Subdelegation is another use case we’d like to enable; in many cases in Nouns there is high trust in delegation relationships, such that the token holder is happy to let their delegate further delegate their votes, whether for a specific proposal with domain expertise, or just because the delegate is going on a long offline vacation. Fun experiments are also made possible, e.g. Nouncil can have a primary wallet for all their delegations, then periodically vote to subdelegate some of their votes to individual members.
Finally, a bit on legibility. In the current state it’s hard to read onchain, e.g. with Etherscan, which account can vote with which Nouns at any given time, or how a certain Noun voted on a specific proposal. This information is available using indexers and webapps; however we think it’s even better if it’s legible with nothing but Etherscan.
The Nounders’ decision to use Compound Bravo with snapshots was great! It allowed them to ship the project with high security and low cost. We would have done the same thing. And for ERC20 DAOs checkpoints make perfect sense, since they don’t have the non-fungibility property we can rely on.
Checkpoints were added to Compound to solve two major problems:
Double voting: otherwise you could easily vote, transfer your tokens to another wallet, and vote again.
Flashloan voting: a sequence done in a single block that costs near-zero: borrow gov tokens or borrow money and buy gov tokens on Uniswap, vote, repay the loan with a small fee.
Checkpoints prevent double voting simply by looking at a single point in time; and flashloan voting is prevented by making sure voters vote at least one block after their latest snapshot.
In NFT voting we prevent double voting easily, by storing which NFTs already voted. And we prevent flashloan voting with a minimal version of snapshots, allowing an NFT to vote only if at least one block passed since its latest transfer block.
Some of the problems we’ve outlined have been solved in different approaches, while some are more specific to NFTs and Nouns in particular. Some solutions we’re aware of:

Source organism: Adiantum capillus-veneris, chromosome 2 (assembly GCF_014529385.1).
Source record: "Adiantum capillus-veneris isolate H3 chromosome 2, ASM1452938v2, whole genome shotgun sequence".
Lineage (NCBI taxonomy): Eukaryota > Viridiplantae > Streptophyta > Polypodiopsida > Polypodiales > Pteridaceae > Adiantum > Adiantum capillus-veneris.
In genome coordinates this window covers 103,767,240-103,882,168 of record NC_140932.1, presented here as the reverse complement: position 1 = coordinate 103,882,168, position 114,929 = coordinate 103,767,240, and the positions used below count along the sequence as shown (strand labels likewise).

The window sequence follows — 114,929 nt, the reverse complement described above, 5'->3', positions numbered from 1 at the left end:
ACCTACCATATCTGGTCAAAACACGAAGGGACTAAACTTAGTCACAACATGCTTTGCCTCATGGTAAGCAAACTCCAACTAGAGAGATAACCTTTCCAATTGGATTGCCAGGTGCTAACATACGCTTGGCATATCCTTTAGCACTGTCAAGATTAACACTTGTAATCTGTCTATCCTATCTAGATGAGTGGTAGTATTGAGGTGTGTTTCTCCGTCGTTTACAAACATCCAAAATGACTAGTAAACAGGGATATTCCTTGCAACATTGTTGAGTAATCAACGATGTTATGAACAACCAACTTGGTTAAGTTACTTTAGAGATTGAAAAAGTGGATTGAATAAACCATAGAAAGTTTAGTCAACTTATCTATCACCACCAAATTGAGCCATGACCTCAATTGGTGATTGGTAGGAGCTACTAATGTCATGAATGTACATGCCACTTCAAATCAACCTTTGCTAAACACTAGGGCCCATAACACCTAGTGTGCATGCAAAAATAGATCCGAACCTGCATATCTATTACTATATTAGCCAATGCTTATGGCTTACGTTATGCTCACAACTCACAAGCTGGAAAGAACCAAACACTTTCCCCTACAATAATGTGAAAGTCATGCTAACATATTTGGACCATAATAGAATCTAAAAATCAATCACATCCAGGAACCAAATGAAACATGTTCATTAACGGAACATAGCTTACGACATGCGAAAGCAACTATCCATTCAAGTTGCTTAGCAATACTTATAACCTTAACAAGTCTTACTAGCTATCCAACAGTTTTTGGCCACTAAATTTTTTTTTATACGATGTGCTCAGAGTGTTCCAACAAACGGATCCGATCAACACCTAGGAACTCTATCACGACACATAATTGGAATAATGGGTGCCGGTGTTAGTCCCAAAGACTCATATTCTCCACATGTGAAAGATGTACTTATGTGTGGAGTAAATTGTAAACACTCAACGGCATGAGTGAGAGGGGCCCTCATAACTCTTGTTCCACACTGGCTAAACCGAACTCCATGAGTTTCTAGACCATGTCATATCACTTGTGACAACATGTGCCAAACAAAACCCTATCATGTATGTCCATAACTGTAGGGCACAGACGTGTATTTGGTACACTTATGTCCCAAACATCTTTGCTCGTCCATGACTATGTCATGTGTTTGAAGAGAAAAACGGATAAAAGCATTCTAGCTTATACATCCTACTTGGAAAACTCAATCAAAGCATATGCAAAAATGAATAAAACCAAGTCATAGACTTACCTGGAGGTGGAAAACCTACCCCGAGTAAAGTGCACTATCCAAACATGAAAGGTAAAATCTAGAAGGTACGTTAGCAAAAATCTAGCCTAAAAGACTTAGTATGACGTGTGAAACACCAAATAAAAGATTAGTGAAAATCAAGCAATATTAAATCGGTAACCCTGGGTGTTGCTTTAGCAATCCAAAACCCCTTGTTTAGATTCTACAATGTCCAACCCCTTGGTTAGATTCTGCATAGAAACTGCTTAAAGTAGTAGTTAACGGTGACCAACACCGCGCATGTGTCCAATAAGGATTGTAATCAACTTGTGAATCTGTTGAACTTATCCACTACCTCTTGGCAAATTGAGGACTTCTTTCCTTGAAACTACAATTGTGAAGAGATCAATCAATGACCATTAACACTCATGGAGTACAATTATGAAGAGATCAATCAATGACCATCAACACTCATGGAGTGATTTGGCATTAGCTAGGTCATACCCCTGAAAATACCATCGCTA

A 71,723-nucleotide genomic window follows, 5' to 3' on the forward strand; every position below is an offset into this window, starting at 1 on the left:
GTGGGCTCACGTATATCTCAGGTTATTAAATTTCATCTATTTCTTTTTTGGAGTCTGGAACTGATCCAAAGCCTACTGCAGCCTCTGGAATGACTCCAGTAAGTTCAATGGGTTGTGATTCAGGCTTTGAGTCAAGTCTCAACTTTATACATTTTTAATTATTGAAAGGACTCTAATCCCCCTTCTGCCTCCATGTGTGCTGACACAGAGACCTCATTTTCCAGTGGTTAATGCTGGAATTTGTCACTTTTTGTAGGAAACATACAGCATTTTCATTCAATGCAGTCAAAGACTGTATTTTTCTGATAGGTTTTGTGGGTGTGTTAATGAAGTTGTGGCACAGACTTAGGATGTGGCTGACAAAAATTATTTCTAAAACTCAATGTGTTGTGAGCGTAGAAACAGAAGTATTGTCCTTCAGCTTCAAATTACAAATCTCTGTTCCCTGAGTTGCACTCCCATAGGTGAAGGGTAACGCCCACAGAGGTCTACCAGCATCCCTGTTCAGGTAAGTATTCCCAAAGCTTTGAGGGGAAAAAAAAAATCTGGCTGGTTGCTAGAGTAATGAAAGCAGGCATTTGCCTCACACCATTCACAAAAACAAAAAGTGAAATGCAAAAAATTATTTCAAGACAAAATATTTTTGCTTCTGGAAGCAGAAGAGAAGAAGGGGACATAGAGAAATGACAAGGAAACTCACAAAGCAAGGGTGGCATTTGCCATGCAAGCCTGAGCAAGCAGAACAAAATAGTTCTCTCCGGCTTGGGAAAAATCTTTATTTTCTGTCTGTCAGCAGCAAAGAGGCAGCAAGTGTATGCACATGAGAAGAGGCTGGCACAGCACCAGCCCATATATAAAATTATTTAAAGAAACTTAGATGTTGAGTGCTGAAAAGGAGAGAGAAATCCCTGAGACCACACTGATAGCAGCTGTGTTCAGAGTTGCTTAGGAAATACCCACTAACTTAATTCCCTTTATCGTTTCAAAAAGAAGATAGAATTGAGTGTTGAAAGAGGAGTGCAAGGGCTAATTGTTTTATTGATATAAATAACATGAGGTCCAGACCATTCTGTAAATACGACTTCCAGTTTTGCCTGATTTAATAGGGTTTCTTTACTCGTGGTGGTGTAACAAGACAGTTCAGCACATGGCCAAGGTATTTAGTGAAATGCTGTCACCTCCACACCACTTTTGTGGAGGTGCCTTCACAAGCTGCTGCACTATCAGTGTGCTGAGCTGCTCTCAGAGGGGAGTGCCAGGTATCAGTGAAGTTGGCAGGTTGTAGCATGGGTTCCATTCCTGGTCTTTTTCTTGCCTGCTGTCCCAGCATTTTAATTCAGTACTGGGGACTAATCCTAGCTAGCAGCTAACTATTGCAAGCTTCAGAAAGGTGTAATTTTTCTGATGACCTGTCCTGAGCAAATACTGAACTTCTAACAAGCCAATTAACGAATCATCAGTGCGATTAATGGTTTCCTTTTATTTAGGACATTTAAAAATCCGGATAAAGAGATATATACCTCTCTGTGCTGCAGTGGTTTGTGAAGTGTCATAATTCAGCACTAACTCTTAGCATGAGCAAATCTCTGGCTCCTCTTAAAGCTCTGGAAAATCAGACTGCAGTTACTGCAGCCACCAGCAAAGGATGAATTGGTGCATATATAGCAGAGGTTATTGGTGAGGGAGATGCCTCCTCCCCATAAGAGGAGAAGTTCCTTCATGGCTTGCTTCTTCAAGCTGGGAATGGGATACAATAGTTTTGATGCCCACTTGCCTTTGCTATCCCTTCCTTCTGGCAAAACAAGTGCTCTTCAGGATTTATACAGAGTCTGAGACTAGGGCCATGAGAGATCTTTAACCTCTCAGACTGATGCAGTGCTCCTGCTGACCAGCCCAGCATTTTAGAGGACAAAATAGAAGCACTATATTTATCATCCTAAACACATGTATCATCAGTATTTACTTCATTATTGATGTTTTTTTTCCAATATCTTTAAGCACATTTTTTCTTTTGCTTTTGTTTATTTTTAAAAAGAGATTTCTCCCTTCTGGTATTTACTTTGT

ScopeLift’s flexible voting, which allows a wallet holding ERC20 governance tokens submit a vote with data indicating how to split the vote, e.g. 60% For and 40% against.
Franchiser, which allows holders of COMP-style voting tokens to selectively delegate portions of their voting power to third parties, and allows delegates to further sub-delegate.
ZK storage proofs, can allow users to submit a proof to the DAO showing who delegated to whom at a certain block. There are several concerns with storage proofs, such as the time and compute resources to generate proofs and the gas costs of verifying proofs; however we’re curious to explore this direction down the line.
Worth noting we’re also taking time to explore other DAO projects like Llama, OpenZeppelin, Aave and others.
This is another less tangible reason we're excited to ship Nouns Governor; we believe the Nouns community will find unexpected ways to build cool things with it.
One example from a recent chat is that proposers could bake into their props temporary art modifications based on how Nouns vote on their prop; e.g. red.org could add custom noggles to all Nouns that vote For their proposal if it passes, and then send them a physical copy of those custom noggles.
Please reach out if you have other cool ideas!
We want your feedback. Do you find this direction interesting? What are we missing?
In the meantime we’re working on additional posts, including:
NFT voting designs: should we have a delegation NFT? should we wrap Nouns in a new token? or keep it super simple?
Gas comparison of the current state vs the potential designs.
Fork V2 additional details.
And possibly a few more, ending with an update on final decisions.
Thank you for your attention,
the verbs ⌐◨-◨